For this chapter, many of the forum participations of our classmates have been focusing on the future of human jobs. Cutberto’s and Nesher’s participation both deal with the question of what will happen to human jobs. Will technology create more, will it destroy them all or will it transform the whole economy? The answers the rest of our classmates have made to their questions are all very different. Some are optimistic in the creation of jobs while others are not. Maybe we can’t all agree with the answers to this questions but there is something sure about the future: no matter what direction we are going, there will always be some costs, and those costs are that waves of automation have always involved periods of traumatic disruption.
“If the robots are coming for our jobs, make sure they pay taxes”. This is the title John Naughton used for his article published in the Guardian on February 2017. In this article, John cited Tyler Cowen when he pointed out that the industrial revolution lead to "a shift out of agricultural jobs while eventually a boon for virtually all humanity, brought significant problems along the way."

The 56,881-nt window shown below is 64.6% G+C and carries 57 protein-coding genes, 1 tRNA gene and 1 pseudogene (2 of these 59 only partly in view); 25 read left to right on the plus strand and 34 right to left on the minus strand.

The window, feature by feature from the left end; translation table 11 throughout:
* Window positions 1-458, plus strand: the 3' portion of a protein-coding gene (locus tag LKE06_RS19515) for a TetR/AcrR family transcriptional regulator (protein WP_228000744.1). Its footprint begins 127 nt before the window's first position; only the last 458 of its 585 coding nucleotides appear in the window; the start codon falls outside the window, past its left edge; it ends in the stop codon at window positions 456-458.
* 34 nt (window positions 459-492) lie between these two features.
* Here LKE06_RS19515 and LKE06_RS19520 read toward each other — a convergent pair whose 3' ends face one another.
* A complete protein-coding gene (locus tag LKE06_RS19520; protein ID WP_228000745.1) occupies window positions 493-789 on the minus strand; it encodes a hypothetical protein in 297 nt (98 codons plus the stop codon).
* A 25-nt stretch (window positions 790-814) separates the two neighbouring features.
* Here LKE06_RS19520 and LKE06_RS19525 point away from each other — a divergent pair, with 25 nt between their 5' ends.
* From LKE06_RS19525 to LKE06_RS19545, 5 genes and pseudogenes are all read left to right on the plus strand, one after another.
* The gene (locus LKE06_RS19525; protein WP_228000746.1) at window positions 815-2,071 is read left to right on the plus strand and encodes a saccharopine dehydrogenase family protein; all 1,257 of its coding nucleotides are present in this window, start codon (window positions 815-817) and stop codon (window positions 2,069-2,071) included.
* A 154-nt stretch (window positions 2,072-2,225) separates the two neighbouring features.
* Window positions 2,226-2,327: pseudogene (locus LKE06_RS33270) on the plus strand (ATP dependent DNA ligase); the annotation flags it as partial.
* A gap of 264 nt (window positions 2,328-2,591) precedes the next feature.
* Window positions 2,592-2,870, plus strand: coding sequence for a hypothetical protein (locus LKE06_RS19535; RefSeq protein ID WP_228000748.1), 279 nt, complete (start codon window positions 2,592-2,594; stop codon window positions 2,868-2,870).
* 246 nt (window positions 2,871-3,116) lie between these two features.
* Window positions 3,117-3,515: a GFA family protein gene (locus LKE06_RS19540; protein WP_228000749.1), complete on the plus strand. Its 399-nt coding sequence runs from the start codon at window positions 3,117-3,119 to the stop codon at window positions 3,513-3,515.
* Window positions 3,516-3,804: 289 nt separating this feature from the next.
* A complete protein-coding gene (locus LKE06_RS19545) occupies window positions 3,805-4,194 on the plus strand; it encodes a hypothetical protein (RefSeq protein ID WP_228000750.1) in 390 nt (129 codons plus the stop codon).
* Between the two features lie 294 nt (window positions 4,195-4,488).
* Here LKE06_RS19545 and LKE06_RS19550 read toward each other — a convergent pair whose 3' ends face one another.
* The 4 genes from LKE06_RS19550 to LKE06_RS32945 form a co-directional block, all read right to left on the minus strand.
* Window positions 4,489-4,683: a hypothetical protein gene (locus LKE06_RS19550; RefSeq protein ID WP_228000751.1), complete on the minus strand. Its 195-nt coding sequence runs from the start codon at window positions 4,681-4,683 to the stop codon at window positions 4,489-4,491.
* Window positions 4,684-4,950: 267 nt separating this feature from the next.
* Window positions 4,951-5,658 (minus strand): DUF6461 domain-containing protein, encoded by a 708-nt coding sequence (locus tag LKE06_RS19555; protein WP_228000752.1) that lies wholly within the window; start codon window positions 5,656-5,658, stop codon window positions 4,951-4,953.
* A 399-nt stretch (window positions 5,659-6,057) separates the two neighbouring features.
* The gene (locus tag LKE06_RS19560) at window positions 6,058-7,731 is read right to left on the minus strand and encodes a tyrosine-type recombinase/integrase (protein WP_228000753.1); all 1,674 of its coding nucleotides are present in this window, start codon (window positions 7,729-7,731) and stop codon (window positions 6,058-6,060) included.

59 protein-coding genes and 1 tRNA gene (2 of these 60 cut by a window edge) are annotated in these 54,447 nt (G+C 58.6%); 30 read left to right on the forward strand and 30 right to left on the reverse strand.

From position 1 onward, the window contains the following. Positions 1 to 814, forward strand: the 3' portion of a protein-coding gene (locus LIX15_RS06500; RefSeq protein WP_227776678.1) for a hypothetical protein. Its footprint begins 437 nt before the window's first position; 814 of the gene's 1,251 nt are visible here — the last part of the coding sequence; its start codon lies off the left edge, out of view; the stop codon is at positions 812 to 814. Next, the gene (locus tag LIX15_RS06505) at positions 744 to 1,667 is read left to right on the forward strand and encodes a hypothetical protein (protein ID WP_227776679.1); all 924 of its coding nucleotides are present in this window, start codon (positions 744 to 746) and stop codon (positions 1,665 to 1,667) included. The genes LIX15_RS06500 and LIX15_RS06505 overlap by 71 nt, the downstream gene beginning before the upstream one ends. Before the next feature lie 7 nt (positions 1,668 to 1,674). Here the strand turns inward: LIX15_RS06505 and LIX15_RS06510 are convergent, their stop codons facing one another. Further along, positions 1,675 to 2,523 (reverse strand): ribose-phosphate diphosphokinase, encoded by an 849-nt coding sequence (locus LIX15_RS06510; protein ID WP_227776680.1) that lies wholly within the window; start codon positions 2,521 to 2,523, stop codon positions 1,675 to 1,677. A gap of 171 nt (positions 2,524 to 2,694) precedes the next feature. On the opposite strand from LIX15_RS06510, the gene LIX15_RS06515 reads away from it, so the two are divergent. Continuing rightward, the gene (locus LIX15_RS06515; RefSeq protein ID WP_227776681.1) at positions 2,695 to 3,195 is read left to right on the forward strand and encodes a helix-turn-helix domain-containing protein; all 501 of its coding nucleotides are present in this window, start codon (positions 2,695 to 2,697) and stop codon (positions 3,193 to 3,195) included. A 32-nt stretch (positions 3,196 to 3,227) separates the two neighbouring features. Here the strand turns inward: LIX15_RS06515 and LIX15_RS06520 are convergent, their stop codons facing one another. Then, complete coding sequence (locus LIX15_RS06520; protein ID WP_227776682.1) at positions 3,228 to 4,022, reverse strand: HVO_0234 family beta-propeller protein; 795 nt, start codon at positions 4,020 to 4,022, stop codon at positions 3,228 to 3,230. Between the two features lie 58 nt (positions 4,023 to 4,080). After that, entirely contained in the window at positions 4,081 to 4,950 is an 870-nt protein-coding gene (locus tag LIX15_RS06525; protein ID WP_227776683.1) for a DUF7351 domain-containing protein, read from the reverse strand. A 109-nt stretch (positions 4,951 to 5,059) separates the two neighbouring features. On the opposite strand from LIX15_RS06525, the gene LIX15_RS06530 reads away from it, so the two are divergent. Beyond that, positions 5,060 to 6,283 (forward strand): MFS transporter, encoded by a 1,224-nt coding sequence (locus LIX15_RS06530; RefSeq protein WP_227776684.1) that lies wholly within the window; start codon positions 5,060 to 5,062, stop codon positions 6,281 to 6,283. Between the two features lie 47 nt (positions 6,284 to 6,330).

John says this time won’t be different.
From 1760-1831, private per capita consumption only rose 22% and real wages fell 10%. It took 60 to 70 years after the onset of industrialization for English workers to see sustained real growth in their wages.
Cowen says that this is the track the US is on right now. The household income is down since 1999 and medial male wages probably higher in 1969. Because of this John concludes that transition costs from automation will be higher than what many people think.
Some of the interesting proposals to deal with this costs are to make the robots that substitute human labor pay taxes. Bill Gates proposes to reallocate the people displaced to other works that required human empathy and have currently not enough people, for example taking care of people with different abilities. The taxes paid by robots could be use a wages for this jobs.
Here is then link of the video.
What do you think of this idea?
Do you have other ideas to cover the costs of automation?